To identify those individuals that have health alterations, values from the blood analysis are usually compared with the population means or ranges of standard values (Herdt 2000), which in the case of horses are usually based on Thoroughbreds, sport or pleasure horses living under good husbandry conditions (Pritchard et al 2009). The use of inappropriate reference values increases the risk of erroneous conclusions by the clinician or the researcher, and may lead to further unnecessary or inappropriate analysis (Tsang et al 1998).

Haemato-biochemichal values obtained abroad may not be fully applicable under local conditions due to genetic factors, differences in environmental and husbandry practices and animal's function (Gul et al 2007, Pritchard et al 2009). Gul et al (2007) reported haemato-biochemical values for apparently healthy equids in Pakistan, finding increased values for biochemichal variables in horses when compared to the literature. Pritchard et al (2009) established haematological and biochemical reference intervals for working horses in Lahore (Pakistan), finding differences with reference limits from the United Kingdom (UK), for the variables studied.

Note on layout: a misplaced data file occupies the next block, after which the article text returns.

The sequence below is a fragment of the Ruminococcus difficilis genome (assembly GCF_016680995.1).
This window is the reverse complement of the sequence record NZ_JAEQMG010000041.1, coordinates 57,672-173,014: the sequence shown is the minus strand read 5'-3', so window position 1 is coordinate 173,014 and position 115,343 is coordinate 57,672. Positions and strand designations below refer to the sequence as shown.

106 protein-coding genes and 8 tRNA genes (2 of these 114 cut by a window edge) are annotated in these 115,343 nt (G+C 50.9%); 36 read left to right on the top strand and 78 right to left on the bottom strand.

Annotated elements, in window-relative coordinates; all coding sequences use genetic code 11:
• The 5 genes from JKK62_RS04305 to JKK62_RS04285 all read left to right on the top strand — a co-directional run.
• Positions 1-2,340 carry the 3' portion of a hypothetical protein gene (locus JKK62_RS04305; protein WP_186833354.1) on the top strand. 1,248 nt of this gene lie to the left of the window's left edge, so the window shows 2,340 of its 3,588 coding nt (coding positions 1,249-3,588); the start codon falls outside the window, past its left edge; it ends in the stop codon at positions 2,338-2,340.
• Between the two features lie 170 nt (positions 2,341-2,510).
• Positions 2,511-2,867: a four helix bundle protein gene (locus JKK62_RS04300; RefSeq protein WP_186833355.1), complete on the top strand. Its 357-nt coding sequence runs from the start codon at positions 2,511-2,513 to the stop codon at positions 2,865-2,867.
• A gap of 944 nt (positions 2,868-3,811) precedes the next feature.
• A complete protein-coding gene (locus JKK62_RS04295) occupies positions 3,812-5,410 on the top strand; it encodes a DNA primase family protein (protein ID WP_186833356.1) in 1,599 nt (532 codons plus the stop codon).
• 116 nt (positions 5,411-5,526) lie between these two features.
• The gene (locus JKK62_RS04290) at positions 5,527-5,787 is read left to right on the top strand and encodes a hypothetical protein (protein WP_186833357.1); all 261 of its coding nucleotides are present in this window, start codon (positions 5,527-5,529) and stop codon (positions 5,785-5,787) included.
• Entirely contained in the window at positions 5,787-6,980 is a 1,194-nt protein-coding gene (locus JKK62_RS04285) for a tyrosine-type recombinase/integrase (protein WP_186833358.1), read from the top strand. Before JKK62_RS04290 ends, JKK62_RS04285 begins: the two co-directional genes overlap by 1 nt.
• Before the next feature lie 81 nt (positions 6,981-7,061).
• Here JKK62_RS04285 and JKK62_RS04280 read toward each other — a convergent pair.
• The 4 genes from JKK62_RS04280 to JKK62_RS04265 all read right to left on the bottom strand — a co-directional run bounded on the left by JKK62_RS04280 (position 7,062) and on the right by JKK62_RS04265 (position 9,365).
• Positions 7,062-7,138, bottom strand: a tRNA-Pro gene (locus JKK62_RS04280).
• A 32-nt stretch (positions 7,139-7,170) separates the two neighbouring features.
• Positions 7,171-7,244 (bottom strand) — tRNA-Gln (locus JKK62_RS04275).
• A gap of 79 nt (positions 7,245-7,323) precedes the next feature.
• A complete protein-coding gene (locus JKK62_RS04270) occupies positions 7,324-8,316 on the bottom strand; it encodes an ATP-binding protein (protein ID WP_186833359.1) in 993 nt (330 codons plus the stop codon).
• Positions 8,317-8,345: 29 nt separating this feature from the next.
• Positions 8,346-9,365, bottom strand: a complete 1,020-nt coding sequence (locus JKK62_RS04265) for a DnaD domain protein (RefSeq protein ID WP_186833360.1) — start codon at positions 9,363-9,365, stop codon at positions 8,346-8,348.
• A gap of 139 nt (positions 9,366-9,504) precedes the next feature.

In Chile working horses are still the main source of income for many families (Tadich and Stuardo 2014). When the welfare of these horses is evaluated blood variables are used for assessing their health state and international reference intervals are usually applied (Tadich et al 2011).

The aim of this study was to establish haematological and biochemical reference intervals for apparently healthy working horses under Chilean local husbandry conditions, and compare them with those proposed in the literature.



The determination of reference intervals was done de novo from measurements made in reference individuals from a urban working horses reference population according to definitions provided by Geffré et al (2009). The recruitment of horses was done through a free clinic programme for working horses provided by the Veterinary Faculty of the Universidad de Chile. The selection criteria for inclusion of horses developed by Pritchard et al (2009) was applied, under the understanding that a healthy horse was one actively working and with no clinical signs of disease in order to be included in the study. A total of 320 horses were sampled, including mares, geldings and stallions, all with body condition scores between 2 and 4 (scale of 1 to 5), and between 2 and 14 years of age. All horses were urban draught horses living in urban and peri-urban areas of the cities of Santiago, Viña del Mar, Talca, Linares, Temuco, and Valdivia. The main products they transport are construction material, wood, sand and market products such as vegetables. Horses do not work every day and work between 4-8 hours daily on working days. Water is provided by owners once they return from work and feedstuff usually consists of alphalpha hay and a small proportion of owners also provides some type of grain (Tadich et al 2008).